An inspired history of the elusive far-flung Pacific region and peoples of the “Polynesian Triangle.”
Defined by the three points of Hawaii, New Zealand, and Easter Island—and encompassing all the islands within it—the Polynesian Triangle was initially colonized thousands of years ago by a group of voyagers carrying with them their shared language, tools, myths, and plants and animals. Where did they come from: South America or Melanesia and Taiwan? Since the Pacific islands were first “discovered” by European explorers in the 16th century, the Western myths surrounding the “problem of Polynesian origins” abounded, and Harvard Review editor Thompson (Come On Shore and We Will Kill and Eat You All: A New Zealand Story, 2008), a dual citizen of the United States and Australia, follows the thread in a beautifully woven narrative. The author is inspired by her husband, Seven, of Maori origin, who is essentially at home among any of the islands within this vast area of the Pacific Ocean, much as the original settlers would have been. From the first eyewitnesses to make contact with the islanders—Spaniard Álvaro de Mendaña on the Marquesas (1595), Jacob Roggeveen on Easter Island (1722), and James Cook on Hawaii (1778)—there was much wonderment about how these early seafarers could have traversed 600 miles between islands amid a vast expanse of ocean in canoes lacking sophisticated navigation instruments. As Thompson smoothly traces the history of the Polynesians and their language and culture through discoveries in anthropology and archaeology, especially radiocarbon dating, she emphasizes the importance of the migrations of the Lapita people from Asia. Ultimately, the author makes clear that the original settlers were not just blown about by currents and winds; they keenly navigated using star paths, ocean swells, and other land-finding techniques like bird-watching.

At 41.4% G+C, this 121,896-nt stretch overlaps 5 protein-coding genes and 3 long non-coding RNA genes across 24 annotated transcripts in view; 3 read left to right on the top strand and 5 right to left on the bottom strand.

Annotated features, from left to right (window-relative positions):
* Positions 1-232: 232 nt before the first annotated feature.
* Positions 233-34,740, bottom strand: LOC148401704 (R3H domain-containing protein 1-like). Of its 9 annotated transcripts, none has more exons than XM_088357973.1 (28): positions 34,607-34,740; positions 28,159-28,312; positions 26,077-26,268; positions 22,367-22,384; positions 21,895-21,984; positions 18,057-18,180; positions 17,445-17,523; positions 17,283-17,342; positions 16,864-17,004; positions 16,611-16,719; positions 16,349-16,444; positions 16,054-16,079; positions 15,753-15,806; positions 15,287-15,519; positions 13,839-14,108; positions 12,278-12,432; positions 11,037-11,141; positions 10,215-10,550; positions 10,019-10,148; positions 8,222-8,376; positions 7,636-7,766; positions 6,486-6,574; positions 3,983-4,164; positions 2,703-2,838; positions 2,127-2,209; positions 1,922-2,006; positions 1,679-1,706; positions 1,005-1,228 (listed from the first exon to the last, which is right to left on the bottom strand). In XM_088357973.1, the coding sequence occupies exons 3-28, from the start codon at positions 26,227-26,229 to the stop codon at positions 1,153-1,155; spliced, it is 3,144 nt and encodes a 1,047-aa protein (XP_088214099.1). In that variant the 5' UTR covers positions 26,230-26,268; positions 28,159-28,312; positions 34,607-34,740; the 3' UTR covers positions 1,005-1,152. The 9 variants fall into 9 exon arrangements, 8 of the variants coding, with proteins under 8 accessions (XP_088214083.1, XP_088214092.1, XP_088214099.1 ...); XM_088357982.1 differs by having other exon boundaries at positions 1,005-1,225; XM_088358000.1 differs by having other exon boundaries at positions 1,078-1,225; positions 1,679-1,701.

Thompson vividly captures the wondrousness of this region of the world as well as the sense of adventure tied up in that history.